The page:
In the instant case, Nall made three deposits at the same bank, Sunwest, over the course of nine days. The source of each deposit was the same lump sum of some $24,000 (or $26,000) which McIntosh had paid to Nall. Each of these three deposits was charged in a separate count, identical except for the date of the deposit. We are convinced that the government has improperly charged one structuring violation of 31 U.S.C. § 5324(3) by multiplicitous counts. As in Dashney and Davenport, Nall committed one structuring violation respecting the $26,000 lump sum payment, comprised of these three individual deposits, and there should have been only one structuring count addressing the 1989 cash deposits made on June 9, June 12, and June 15, 1989 for, respectively, $9,000, $9,000, and $6,000. Therefore, we uphold the conviction on Count II but vacate the convictions on Counts III and IV. See Dashney, 937 F.2d at 542.
B. Count V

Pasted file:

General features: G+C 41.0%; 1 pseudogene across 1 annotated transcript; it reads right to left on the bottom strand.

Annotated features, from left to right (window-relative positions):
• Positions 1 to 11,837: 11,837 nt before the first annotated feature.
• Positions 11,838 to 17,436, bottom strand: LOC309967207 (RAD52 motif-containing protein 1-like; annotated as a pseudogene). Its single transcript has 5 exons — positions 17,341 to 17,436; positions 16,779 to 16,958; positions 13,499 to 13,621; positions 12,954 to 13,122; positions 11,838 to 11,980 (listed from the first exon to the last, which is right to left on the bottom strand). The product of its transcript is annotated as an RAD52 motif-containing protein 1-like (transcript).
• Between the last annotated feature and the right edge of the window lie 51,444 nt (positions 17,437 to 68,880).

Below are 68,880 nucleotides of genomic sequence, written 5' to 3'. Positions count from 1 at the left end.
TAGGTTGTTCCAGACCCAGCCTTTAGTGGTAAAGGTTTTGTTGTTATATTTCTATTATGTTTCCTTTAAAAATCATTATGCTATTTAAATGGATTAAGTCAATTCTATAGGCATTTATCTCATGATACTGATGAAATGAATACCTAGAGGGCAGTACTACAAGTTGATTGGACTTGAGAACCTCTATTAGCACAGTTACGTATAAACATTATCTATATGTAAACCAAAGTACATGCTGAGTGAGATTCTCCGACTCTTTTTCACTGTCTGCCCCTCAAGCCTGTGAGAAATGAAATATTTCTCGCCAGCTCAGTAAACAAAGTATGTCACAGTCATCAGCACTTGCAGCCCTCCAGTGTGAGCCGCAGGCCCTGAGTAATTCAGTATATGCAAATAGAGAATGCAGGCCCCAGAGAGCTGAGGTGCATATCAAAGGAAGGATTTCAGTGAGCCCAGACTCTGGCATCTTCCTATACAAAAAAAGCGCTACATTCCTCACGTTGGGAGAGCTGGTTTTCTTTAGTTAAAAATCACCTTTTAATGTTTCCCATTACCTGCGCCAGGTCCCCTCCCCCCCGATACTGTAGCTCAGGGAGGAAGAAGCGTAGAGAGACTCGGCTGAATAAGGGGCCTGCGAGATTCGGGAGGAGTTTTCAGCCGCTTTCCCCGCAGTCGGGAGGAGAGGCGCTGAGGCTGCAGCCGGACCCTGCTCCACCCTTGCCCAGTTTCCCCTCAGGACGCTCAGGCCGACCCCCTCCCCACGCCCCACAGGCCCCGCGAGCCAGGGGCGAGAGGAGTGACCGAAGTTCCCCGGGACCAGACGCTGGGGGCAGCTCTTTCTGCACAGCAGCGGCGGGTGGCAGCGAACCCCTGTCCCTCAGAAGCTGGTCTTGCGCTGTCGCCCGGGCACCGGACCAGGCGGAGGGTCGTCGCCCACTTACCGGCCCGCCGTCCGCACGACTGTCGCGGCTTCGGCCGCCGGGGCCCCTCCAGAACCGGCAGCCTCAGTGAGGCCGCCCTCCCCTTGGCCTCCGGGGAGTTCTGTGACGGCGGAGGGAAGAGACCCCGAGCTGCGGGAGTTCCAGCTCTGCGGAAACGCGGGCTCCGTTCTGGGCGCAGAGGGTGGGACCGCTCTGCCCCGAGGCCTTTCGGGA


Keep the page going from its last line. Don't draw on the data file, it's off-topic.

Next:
Nall argues again that there was insufficient evidence to sustain his structuring conviction on Count V. This count concerned the transactions at the time of the closing on June 28 and 29, 1989, when some $50,000 was brought by McIntosh to the closing for Nall.
We are not persuaded by Nall's contentions. The critical government testimony came first from Floyd, the vice-president of the title company. He said that on June 28, Nall and McIntosh met with him for the closing. Floyd prepared a receipt showing $50,000 had been paid by McIntosh to Nall. I R. 73-74. Floyd told them the paperwork would take several hours. McIntosh asked if he could leave the money with Floyd, who said if the money was left with him he would have the IRS forms filled out. I R. 70. McIntosh did not want them filled out and he did not want Nall to put all the money directly down, but to do so in amounts less than $10,000; that the reason was so that there would be no report for any transaction of $10,000. I R. 72. Nall said he thought there would be no problem with this. I R. 73.8
We are persuaded that the evidence is sufficient to sustain the Count V structuring conviction. The jury could reasonably infer that Nall made the $8,000 payment on June 28 with knowledge of the $10,000 CTR reporting requirement, and with the intent to avoid such a report. While all the remaining $42,000 was brought in the next day, this was after the bank officer's comments caused Kathy Nall to do so. The structuring attempt by Robert Nall was adequately proven to support the Count V conviction.